Definition of Atlantic in English:

Atlantic

adjective

  • 1Of or adjoining the Atlantic Ocean.

    ‘the Atlantic coast of Europe’
    • ‘I had packed for cold Atlantic gales, not taking the Gulf Stream seriously.’
    • ‘For sailors stuck inside during an Atlantic storm, it must have been hell on water.’
    • ‘Its huge windows offer sweeping views of the fields, flowers and Atlantic waters that make Seil so tranquil.’
    • ‘The long sandy beaches of Spain's north coast are lashed by Atlantic surf and hemmed by rolling green hills.’
    • ‘The small boat punched its way through the heavy Atlantic swell and green seas crashed over our bows.’
    • ‘She was trying to break the record for an Atlantic crossing.’
    • ‘A search by the family of an Atlantic rower missing off the west coast of Ireland has been called off.’
    • ‘His travels took him first to the Atlantic coast and then across the continent to the Indian Ocean.’
    • ‘The island basks in year-round subtropical sunshine, wafted by gentle Atlantic breezes.’
    • ‘The call was made in a statement at the end of the two-day meeting in a luxury resort on Florida's Atlantic coast.’
    • ‘Sites for experimental wave turbines have already been identified on the island's Atlantic coast.’
    • ‘The variety is also grown on Spain's Canary Islands off the Atlantic coast.’
    • ‘This is a classic soup from the repertoire of cooks from the Atlantic regions.’
    • ‘It was part of an epic holiday that took us thousands of miles along the Atlantic seaboard of Canada and the Viking Trail.’
    • ‘Exposed to the full roll of the Atlantic swells, the north coast is best for beaches.’
    • ‘At least half of English foreign-going shipping was engaged in this burgeoning Atlantic trade.’
    • ‘The locals claim that this is where the Atlantic climate meets the continental climate.’
    • ‘It is more common on the Atlantic coast of France, and there are interesting Breton recipes for preparing it.’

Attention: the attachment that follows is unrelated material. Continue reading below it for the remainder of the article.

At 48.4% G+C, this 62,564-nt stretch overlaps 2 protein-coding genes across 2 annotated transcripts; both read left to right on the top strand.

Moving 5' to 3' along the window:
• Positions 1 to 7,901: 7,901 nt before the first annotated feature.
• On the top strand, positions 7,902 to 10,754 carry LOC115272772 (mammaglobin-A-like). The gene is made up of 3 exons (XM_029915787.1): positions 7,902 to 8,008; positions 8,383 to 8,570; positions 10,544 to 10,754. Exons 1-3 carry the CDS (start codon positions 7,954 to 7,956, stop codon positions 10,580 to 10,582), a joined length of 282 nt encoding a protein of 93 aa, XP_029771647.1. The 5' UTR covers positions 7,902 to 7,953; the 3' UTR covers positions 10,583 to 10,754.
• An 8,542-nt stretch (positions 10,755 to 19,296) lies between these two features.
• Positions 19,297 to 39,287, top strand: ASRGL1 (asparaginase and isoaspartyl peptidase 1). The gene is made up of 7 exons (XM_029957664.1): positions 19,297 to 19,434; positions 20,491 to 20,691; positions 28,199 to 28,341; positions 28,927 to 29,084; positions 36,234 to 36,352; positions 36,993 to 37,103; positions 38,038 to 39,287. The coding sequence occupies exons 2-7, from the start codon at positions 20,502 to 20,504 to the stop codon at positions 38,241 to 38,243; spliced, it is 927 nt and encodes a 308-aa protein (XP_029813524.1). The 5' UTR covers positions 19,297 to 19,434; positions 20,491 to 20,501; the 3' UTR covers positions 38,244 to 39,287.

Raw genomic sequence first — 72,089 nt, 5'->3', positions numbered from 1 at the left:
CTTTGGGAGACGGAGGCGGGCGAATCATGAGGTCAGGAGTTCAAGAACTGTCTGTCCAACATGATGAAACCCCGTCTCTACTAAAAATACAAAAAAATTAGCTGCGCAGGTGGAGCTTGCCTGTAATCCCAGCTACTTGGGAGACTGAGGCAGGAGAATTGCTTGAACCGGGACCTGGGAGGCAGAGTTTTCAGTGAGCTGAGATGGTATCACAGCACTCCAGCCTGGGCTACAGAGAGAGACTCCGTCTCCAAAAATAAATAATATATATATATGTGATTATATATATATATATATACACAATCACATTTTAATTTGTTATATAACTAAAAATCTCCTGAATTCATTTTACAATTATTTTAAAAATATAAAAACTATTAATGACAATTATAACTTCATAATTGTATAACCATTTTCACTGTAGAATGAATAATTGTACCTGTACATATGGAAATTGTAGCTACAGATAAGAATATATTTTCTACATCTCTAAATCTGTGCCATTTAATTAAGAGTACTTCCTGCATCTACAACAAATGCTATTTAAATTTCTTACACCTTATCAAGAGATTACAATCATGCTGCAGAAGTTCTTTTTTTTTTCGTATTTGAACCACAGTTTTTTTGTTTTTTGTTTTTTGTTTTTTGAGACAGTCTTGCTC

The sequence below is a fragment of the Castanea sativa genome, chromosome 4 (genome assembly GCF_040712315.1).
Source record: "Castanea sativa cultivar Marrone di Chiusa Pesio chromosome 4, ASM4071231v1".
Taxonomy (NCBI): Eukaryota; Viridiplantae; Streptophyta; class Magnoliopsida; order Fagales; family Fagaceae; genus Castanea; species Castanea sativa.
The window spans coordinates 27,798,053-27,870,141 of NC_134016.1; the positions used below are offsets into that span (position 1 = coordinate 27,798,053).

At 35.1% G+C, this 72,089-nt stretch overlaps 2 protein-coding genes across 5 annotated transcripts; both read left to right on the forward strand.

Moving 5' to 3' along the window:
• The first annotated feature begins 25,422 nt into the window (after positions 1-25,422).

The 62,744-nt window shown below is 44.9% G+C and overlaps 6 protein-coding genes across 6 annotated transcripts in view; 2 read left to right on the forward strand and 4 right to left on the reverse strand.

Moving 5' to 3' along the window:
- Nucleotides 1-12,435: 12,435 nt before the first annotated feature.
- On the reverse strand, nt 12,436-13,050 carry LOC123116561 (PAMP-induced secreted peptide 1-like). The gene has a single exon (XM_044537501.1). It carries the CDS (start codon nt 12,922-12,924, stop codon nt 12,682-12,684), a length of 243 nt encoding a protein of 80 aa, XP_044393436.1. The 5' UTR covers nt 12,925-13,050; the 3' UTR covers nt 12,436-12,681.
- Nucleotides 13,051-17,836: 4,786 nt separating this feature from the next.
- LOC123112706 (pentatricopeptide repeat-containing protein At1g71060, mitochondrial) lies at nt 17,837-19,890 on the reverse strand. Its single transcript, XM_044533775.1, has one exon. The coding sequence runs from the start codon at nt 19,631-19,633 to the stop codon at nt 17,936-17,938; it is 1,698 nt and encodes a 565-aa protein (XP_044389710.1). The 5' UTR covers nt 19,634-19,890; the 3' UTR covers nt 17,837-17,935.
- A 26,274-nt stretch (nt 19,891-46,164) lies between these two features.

• ‘She said that anyone could be a part of the Atlantic team if they were active and had initiative.’
    • ‘Here they even import wine young (so that it suffers less on the Atlantic crossing).’
    • ‘It also helps to steer our Atlantic weather depressions from their normal eastward movement.’
    • ‘The picture here is of the sunset from the Atlantic coast of Tobago, just outside my hotel room.’
    • ‘On the rough Atlantic coast you could imagine yourself in Kerry, were it not for the temperature.’
  • 2Geology
    Relating to or denoting the third climatic stage of the postglacial period in northern Europe, between the Boreal and Sub-Boreal stages (about 7,500 to 5,000 years ago), marked by a moist oceanic climate.

    • ‘They occurred well above the late Pleistocene floodplain gravel and underlay a deposit containing animal remains that can be assigned only to the climatic optimum of the Atlantic phase, after 5000 B.C.’
    • ‘The end of the Atlantic period was marked by the decline of the elm.’
    • ‘This book challenges our views on the nature of the former natural landscape of Britain during the Atlantic period.’

noun

Origin

Late Middle English: via Latin from Greek Atlantikos, from Atlas, Atlant- (see atlas). The term originally referred to the Atlas Mountains in North Africa, hence to the sea near the west African coast, later extended to the whole ocean.

Pronunciation:

Atlantic

/atˈlantɪk/